July 13 – Tokyo Disney Land

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Three things that are difficult to find: ATMs, rubbish bins and public seating. The first of these we were made particularly aware of this morning, having run out of cash and been told on leaving Disney Sea, that although there is an ATM it closed at 8 pm. Asking at the Sunroute Plaza, there is no ATM but at Disneyland there will be, open from 8 am. We made it our mission therefore to rise early both to make the most of our time at Disneyland – our flight is at 6pm but we have been warned by Airport Limousine bus service the bus can take up to 2 hours in heavy traffic, added to a 90 minute minimum check-in time: we have until 2pm – and to reach the ATM as soon as possible to withdraw the cash to catch the Airport Limousine bus.

We found the ATM off the main market bazaar under the hangar-sized glass arcade and quickly ascertained it would not accept any overseas card except one issued in China. An anxious walk to the help centre followed.

Our wide-eyed help-centre helper disappeared into the depths of the heavily wooded interior in her puritan-styled dress to consult with her manager. We suspected she might return with a map, carefully printed out in the back room, directing us off Disney rubberised tarmac and back to Maihama JR railway station. We were close. She came back with this simple information with a small twist: past Maihama into the shopping plaza we’d got lost in last night. Here we would find a Seven Eleven.

I went on this mission, J. and Z. went off in pursuit of Fast Passes. This in itself proved another hurdle, since to re-enter the happiest place on earth one requires not only a departure stamp but also a ticket, while the tickets are necessary, all three, to secure the Fast Passes. Solved by the exit staff lady – in a rare display of insight into our quandry: arrange to meet at the gate and hand the ticket over the barrier to facilitate the re-entry.

I jogged away, the five minutes it would take me an underestimation. Arriving at Maihama I tried the ATM. Then the one beside it. Card not accepted. Again, card no go.

Anxiety increasing, I entered the plaza to find everything shut, every rollerdoor down. I took the escalator down. The same: shut and closed, except a hotel ticketing office. I asked there for ATM. Under the escalator, I was told, and to the left. No Seven Eleven only a toilet… then lights, a screen, a Seven Eleven branded ATM.

I jogged back in the hazy heat – hitting 26 celsius – and there developed a palaver over the simple transaction of the ticket passing the barrier. Reinforcements were in the process of being called when finally my stamp was checked. Something resolved itself in the protocol-mind of the exit and re-entry staffer and the darkness cleared. I was let back in.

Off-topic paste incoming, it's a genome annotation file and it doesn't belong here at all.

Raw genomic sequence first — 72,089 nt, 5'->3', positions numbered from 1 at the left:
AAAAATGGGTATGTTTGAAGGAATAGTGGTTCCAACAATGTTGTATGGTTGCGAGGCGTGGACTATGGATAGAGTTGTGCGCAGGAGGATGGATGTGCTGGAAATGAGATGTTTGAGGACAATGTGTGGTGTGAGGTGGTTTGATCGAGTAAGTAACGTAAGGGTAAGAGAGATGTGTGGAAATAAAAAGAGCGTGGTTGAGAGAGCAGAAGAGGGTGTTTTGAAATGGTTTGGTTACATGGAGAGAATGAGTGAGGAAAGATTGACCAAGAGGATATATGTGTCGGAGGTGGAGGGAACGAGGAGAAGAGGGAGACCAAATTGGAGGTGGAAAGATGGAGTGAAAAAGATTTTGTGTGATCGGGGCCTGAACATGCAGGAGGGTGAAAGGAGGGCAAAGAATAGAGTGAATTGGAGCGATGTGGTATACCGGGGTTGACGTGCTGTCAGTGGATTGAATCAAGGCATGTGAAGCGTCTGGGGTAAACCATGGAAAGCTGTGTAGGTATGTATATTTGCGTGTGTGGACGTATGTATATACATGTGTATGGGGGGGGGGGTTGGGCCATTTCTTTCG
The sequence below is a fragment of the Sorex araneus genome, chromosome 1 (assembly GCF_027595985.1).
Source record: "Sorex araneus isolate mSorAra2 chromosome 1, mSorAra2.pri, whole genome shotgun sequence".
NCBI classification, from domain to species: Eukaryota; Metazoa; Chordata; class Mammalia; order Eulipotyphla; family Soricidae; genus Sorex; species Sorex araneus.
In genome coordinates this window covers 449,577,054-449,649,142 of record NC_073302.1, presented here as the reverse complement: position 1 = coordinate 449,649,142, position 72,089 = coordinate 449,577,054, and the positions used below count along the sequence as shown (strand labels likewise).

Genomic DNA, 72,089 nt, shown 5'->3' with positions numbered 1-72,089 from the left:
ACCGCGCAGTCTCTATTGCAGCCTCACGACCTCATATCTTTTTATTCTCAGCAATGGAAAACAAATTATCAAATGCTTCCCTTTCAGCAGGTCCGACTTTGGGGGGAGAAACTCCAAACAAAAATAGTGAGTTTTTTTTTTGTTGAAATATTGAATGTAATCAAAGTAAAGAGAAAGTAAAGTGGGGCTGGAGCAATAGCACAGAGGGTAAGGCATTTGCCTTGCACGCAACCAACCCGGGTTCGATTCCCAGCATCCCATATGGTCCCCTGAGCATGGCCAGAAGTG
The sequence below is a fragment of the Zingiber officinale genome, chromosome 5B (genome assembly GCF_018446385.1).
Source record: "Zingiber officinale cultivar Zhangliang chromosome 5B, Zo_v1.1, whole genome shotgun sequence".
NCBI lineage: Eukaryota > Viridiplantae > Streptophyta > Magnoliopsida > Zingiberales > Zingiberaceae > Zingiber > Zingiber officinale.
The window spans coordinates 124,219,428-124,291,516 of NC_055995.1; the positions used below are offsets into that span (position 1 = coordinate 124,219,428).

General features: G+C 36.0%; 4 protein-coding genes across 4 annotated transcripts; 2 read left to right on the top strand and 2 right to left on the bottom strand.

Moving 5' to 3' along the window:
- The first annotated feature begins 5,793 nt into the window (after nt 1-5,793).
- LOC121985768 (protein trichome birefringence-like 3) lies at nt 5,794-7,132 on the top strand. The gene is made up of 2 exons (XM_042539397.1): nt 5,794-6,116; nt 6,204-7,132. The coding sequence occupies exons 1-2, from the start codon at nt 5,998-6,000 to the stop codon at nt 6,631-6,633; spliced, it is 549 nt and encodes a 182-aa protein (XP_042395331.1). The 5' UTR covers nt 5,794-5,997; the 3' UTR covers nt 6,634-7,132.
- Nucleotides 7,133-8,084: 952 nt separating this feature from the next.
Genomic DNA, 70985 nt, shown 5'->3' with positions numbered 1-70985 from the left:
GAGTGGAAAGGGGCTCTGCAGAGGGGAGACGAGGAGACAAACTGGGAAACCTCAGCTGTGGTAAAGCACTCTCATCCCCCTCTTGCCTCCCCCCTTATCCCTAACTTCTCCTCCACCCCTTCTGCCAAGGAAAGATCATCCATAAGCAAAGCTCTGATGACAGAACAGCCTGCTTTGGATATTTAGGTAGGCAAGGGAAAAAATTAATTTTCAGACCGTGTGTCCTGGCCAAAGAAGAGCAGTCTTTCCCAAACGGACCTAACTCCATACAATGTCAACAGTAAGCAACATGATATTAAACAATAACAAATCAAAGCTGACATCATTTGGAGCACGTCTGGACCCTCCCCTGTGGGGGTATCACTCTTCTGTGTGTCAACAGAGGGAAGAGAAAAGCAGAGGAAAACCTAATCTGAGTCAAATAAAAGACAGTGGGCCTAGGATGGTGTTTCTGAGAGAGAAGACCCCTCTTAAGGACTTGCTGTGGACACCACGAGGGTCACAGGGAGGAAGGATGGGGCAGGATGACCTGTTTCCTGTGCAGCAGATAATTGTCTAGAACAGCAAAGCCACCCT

Now, not only could we catch the bus to the airport, we could eat. A red bun with edamame and chicken in a mustard-wasabi sauce and an iced coffee. These are real coffee, even the ones on sale from vending machines, which tend to be unsweetened as well. Disney, naturally, had sweet sugar gum on hand.

Only one Fast Pass had been arranged – the crowds this Sunday predictably enormous and unending, despite the show in the main square attracting hundreds. Still and already, every other attraction had queues running to 100 minute waits.

The puppets are cleaner than LA. The whole thing just makes more sense here and is better executed. The Haunted House hasn’t gone the fluoro horror it had in the US when we revisited in 2010 but remains what I recall from my first ever Disneyland experience … a long time ago.

We only managed a handful of rides, some very trivial merch buying – in Japanese terms: storeloads seem to be being bought up and the equivalent was being worn – and a hotdog snack. Naturally Tokyo beats LA Disneyland on food – the Japanese restaurant we’d wanted to get into had a 40 minute wait, however, and the banquet hall a queue running down the road. At least the dogs were tasty, the bread not marshmallow, but the ingredients unidentifiable, as with the earlier breakfast meal: two-tone cheese? Human-pink sausage meat?

Soon it was time to leave. Our bus ordeal of the previous night thankfully did not repeat. The Airport Limousine was running late but we swept along the freeway and through the tollgates to arrive at Narita Terminal 1 with hours to spare, even with an odd security check, when the bus was boarded and all passports and identities were checked.

The pocket WiFi which had been in use during our stay was easily dropped off – we had been worried the drop-off point was going to prove elusive. And I am tapping this out as we fly towards dinner and the south.